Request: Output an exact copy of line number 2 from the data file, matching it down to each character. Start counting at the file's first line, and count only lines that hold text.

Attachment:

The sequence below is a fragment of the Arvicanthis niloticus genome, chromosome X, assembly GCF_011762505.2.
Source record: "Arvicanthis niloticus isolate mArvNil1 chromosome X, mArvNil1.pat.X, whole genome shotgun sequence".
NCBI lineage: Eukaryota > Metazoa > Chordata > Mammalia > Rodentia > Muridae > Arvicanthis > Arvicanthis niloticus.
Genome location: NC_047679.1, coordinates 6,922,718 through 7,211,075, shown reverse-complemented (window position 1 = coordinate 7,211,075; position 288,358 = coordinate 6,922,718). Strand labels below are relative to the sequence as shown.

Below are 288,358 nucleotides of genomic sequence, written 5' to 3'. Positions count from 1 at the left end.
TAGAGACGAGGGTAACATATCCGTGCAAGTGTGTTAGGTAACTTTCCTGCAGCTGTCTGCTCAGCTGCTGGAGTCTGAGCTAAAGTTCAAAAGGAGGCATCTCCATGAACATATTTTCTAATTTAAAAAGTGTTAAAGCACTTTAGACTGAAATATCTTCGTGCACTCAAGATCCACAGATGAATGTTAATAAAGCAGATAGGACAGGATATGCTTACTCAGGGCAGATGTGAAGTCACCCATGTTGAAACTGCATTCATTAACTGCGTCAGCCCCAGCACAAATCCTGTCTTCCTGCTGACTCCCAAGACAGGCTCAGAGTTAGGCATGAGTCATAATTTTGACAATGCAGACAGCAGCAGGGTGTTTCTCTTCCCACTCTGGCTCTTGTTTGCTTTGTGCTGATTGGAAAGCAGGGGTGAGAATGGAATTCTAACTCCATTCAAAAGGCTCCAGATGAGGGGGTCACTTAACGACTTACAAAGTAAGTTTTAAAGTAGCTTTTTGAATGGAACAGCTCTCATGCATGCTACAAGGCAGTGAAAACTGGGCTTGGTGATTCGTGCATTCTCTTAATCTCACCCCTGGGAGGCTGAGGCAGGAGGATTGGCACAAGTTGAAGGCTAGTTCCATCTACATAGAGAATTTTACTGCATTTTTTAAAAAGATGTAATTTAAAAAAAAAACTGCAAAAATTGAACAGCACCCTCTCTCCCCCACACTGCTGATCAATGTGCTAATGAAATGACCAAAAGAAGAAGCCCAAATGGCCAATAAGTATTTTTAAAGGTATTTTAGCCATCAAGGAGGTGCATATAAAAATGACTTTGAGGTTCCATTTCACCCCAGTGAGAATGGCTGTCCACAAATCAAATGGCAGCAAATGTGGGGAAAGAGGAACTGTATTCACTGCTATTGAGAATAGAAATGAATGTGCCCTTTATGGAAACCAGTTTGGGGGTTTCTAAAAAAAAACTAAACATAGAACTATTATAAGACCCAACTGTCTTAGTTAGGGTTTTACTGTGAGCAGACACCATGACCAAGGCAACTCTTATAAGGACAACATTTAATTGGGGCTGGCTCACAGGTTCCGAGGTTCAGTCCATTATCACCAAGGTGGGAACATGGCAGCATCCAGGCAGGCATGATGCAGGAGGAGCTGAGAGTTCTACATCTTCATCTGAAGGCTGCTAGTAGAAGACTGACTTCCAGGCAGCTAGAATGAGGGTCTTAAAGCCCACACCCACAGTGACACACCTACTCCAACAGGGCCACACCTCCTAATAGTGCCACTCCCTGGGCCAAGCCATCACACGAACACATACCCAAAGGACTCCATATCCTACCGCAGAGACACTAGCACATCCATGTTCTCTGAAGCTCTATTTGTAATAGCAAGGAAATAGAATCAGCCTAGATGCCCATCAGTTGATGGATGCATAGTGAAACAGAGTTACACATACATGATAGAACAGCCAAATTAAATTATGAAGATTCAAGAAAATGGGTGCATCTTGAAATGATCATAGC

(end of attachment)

Source record: "Arvicanthis niloticus isolate mArvNil1 chromosome X, mArvNil1.pat.X, whole genome shotgun sequence".